Research Shows That Playing Video Games Increases Your Intelligence

Researchers at Karolinska Institutet in Sweden discovered that kids who spent more time than normal playing video games increased their intelligence more than the average, however TV watching or social media had no impact.

A new study finds that playing video games boosted children’s intelligence by 2.5 IQ points

In today’s world, video games are only becoming more popular. As of 2020, more than 200 million Americans play video games in the United States alone. That means that approximately 65 percent of American adults play video games.

Since the 1970s, video games have sparked debate. Concerns have been raised by parents and children’s advocates that violent video games can influence young players to commit violent acts in real life.

However, video games are also thought to be beneficial to both the mind and the body. Action video game players had higher hand-eye coordination and visuomotor abilities than nonplayers.  According to a recent study, playing video games might even boost your intelligence.

Researchers at Sweden’s Karolinska Institutet examined how children’s screen habits link with how their cognitive abilities grow over time. They discovered that youngsters who spent more time than average playing video games increased their IQ more than the average, however TV watching or social media had no effect. The results have been published in the journal Scientific Reports.

Children are spending an increasing amount of time in front of devices. It is fiercely discussed how this impacts their health and if it has a positive or detrimental influence on their cognitive abilities. Researchers from Karolinska Institutet and Vrije Universiteit Amsterdam investigated the relationship between screen usage and intellect over time for this study.

The research included over 9,000 boys and girls from the United States. The children were nine or ten years old when they took a battery of psychological tests to assess their general cognitive ability (intelligence). The children and their parents were also asked how much time they spend watching television and movies, playing video games, and using social media.

Followed up after two years

Just over 5,000 of the children were followed up after two years, at which point they were asked to repeat the psychological tests. This enabled the researchers to study how the children’s performance on the tests varied from one testing session to the other and to control for individual differences in the first test. They also controlled for genetic differences that could affect intelligence and differences that could be related to the parent’s educational background and income.

On average, the children spent 2.5 hours a day watching TV, half an hour on social media, and 1-hour playing video games. The results showed that those who played more games than the average increased their intelligence between the two measurements by approximately 2.5 IQ points more than the average. No significant effect was observed, positive or negative, of TV-watching or social media.

“We didn’t examine the effects of screen behavior on physical activity, sleep, wellbeing, or school performance, so we can’t say anything about that,” says Torkel Klingberg, professor of cognitive neuroscience at the Department of Neuroscience, Karolinska Institutet. “But our results support the claim that screen time generally doesn’t impair children’s cognitive abilities and that playing video games can actually help boost intelligence. This is consistent with several experimental studies of video-game playing.”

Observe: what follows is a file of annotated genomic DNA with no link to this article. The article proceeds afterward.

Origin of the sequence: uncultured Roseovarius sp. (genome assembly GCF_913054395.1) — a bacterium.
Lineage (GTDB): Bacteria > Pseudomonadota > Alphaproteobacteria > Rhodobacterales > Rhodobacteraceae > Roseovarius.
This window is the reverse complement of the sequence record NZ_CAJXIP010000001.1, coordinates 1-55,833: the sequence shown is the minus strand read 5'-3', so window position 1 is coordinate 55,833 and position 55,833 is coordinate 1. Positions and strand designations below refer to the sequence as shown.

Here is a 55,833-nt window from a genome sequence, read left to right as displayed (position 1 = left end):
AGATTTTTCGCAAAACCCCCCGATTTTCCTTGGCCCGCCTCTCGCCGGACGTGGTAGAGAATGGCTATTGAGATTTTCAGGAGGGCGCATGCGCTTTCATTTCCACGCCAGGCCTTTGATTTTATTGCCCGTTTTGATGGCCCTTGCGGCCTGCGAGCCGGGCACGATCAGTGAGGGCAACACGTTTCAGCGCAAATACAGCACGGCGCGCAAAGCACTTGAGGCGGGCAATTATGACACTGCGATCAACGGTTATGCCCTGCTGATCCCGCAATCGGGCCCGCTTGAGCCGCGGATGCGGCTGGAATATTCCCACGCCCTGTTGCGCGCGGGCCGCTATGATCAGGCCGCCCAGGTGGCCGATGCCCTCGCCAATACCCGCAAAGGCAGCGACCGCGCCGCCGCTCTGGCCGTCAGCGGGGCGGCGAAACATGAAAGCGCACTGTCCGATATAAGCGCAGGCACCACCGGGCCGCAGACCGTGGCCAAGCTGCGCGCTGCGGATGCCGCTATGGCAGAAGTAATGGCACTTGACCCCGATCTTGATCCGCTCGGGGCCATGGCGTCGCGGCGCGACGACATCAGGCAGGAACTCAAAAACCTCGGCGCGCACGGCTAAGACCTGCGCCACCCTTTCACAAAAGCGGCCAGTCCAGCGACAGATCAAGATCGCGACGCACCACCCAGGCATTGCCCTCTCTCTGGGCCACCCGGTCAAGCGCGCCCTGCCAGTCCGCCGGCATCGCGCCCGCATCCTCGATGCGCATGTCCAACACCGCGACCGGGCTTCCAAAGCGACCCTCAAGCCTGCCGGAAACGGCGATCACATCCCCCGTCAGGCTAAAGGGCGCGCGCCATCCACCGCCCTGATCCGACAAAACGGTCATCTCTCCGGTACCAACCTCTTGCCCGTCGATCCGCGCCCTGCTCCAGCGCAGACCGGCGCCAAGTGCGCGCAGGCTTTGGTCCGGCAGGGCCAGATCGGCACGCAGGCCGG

Intelligence is not constant

The results are also in line with recent research showing that intelligence is not a constant, but a quality that is influenced by environmental factors.

“We’ll now be studying the effects of other environmental factors and how the cognitive effects relate to childhood brain development,” says Torkel Klingberg.

One limitation of the study is that it only covered US children and did not differentiate between different types of video games, which makes the results difficult to transfer to children in other countries with other gaming habits. There was also a risk of reporting errors since screen time and habits were self-rated.

The study was financed by the Swedish Research Council and the Strategic Research Area Neuroscience (StratNeuro) at Karolinska Institutet. The researchers report no conflicts of interest.

Reference: “The impact of digital media on children’s intelligence while controlling for genetic differences in cognition and socioeconomic background” by Bruno Sauce, Magnus Liebherr, Nicholas Judd and Torkel Klingberg, 11 May 2022, Scientific Reports.
DOI: 10.1038/s41598-022-11341-2

CognitionDevelopmental PsychologyIntelligenceKarolinska InstituteVideo Games
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  • Kasey

    Too bad year after year of playing all pervasive first-person shooter games very likely results in young men donning tactical gear with body armor and shooting up schoolyards and supermarkets. Perhaps someday America will address the social cancer of video games on young minds, but that is doubtful

    • Bryan

      I have played furst person shooter games for years and grand theft auto. Not once have i thought about shooting pedestrians in the street nor stealing vehicles.